The Common Good
My dad's best friend Leo explained that he managed the land. Rudolf Vlcek/Shutte

Being in and working with creation is much more fulfilling than using it up or keeping it at a distance. God calls us into the creation: into the woods, into the worm-filled, muddy soil of our flowerpots.

Buy less, borrow more Lorelyn Medina/Shutterstock

Every family, including my own, has its “keepers” and “givers.” There are those who keep and hoard every tiny little trinket, every old letter, and every unneeded refrigerator magnet. Then, on the other side of the spectrum, there are others who give away every extraneous and unused thing, living in radical simplicity.

Oil spill cleanup, Arun Roisri / Shutterstock.com

Occurrences of oil spills in several states have garnered little media attention in the last few years. In some cases, prompt reports are recorded, yet in others, days have gone by before the authorities are alerted and the spill becomes public knowledge.

Pile of textbooks, Skylines / Shutterstock.com

Texas high school biology textbooks battles are once again in progress in Austin, with lines drawn between those who want textbook material based only on established mainstream science and those who are anti-science.

Download our free discussion guide for people of faith from Sojourners' Creation Care Campaign, to accompany the documentary film Chasing Ice.

About Sojourners Creation Care

“God saw everything that God had made, and indeed, it was very good” (Genesis 1:31). The earth and the fragile atmosphere that blankets it are God’s good creation for the sustenance and enjoyment of all living things. In Scripture, Christians are called by God to be stewards of the earth. Our policies and practices must protect creation from interests and activities that damage it.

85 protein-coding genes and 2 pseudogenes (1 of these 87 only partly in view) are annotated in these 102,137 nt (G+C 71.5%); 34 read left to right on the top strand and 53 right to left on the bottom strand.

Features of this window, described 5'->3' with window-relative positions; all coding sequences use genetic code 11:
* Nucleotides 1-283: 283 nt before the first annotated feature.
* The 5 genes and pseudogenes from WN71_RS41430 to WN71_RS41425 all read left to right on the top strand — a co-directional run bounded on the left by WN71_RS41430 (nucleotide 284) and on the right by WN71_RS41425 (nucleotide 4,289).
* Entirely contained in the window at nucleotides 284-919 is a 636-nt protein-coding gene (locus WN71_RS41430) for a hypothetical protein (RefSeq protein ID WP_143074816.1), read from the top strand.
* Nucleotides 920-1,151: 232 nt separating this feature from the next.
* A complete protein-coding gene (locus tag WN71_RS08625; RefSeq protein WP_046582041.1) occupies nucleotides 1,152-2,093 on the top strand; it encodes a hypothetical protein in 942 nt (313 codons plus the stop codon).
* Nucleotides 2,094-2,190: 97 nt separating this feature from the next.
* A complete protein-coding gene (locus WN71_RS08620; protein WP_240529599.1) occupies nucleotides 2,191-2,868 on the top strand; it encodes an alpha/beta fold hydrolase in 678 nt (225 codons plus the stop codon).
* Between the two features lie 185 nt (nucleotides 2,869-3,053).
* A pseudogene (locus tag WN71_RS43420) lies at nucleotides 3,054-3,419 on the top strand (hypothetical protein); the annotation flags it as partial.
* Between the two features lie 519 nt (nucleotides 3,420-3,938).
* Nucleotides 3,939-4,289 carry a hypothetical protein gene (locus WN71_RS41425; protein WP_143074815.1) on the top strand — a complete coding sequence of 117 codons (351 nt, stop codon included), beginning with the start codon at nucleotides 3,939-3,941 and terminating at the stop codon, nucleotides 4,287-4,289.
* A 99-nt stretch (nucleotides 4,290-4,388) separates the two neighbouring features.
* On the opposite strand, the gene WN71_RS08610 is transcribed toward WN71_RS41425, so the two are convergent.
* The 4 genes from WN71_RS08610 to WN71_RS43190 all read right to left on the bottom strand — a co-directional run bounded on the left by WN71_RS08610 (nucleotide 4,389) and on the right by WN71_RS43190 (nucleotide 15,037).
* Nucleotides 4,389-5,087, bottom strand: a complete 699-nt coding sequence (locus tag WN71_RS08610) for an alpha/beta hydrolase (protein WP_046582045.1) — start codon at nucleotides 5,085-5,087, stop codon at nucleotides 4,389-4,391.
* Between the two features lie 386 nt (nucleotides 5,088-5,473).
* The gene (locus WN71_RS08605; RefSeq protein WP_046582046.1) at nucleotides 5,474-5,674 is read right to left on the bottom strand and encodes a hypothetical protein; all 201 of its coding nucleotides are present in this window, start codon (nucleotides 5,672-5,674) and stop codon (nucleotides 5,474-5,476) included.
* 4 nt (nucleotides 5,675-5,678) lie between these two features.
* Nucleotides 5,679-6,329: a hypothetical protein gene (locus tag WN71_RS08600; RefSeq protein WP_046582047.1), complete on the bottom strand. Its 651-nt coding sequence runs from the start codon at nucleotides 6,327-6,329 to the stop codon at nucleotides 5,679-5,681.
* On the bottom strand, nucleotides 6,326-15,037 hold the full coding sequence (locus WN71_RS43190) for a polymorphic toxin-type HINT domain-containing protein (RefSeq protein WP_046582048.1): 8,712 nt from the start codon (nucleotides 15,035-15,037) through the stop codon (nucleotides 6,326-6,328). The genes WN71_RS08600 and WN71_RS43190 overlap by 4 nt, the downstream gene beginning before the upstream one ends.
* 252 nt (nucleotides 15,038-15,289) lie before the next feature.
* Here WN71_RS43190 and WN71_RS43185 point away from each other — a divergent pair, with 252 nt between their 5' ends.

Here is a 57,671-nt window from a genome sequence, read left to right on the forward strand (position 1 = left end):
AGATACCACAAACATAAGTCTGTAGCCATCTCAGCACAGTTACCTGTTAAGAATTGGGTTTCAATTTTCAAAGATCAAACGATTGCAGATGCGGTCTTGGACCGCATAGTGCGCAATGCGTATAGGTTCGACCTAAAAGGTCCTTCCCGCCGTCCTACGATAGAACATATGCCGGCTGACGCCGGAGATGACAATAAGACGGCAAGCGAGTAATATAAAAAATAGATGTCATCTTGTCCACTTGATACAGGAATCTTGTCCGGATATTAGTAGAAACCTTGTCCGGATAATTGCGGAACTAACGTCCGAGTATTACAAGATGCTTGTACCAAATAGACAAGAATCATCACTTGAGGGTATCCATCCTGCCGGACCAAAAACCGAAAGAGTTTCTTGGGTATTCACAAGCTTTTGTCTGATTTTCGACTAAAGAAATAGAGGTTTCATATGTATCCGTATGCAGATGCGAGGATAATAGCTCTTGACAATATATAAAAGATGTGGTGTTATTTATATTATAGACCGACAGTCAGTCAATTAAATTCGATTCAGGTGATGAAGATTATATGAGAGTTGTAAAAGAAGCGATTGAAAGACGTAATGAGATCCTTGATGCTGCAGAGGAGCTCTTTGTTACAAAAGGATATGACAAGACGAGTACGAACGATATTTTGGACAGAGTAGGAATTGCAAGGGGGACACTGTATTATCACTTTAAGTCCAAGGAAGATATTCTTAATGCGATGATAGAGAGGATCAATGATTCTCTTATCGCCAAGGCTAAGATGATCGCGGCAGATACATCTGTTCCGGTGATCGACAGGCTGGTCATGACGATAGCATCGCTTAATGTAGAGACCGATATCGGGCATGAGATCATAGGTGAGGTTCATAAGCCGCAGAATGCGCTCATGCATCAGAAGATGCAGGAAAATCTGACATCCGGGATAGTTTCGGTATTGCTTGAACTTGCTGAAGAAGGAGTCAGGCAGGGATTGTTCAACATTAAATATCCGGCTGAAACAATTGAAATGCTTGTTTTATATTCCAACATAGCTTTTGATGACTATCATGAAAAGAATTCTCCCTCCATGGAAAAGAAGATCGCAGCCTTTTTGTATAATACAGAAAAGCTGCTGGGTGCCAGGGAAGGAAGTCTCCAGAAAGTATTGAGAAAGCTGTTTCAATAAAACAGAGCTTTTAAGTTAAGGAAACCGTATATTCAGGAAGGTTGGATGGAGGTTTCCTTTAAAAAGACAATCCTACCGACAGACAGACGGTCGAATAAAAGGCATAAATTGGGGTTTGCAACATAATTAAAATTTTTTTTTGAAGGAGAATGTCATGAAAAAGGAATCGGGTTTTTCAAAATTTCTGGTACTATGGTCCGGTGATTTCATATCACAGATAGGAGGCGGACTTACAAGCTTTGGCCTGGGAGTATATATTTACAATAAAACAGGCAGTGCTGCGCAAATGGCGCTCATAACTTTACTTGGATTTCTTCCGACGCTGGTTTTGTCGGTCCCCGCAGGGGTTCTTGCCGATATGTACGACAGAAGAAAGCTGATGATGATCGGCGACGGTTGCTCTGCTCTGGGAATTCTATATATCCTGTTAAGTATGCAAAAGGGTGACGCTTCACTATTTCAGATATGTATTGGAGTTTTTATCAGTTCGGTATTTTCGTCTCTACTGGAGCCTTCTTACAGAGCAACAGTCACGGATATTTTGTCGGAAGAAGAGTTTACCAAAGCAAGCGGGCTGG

Human-induced climate change is responsible for major ecological disruptions that impact the poor and vulnerable first and most heavily.  From low-income residents of New York City to subsistence farmers in sub-Saharan Africa, those who are most affected by environmental degradation are those who are least able to respond.

Through our Creation Care programs, Sojourners is living out the biblical call of stewardship by working with a diverse group of partners to educate Christians about the need to reverse climate change, advance policies that prioritize clean air and water, and promote individual and legislative actions that support efficient, sustainable, and renewable energy sources. 

Follow Sojourners Creation Care

From the Magazine & Blog

The WCC’s simple action resonated with many because money talks, often even louder than words.
Worried about global warming, a growing number of churches and other faith groups are divesting their holdings in fossil fuel companies, which release large amounts of carbon dioxide and other greenhouse gases into the atmosphere.
Another Christian school moves to divest – this time, a Catholic university
Last week, Serene Jones, president of Union Theological Seminary, announced that the school is divesting its endowment of fossil fuels. It is the first seminary in the world to do so, marking Union’s latest action in a long legacy of social justice commitments.
New York City’s venerable Union Theological Seminary plans to pull all investments in fossil fuels from its $108.4 million endowment, casting it as part of a bid to atone for the “sin” of contributing to climate change.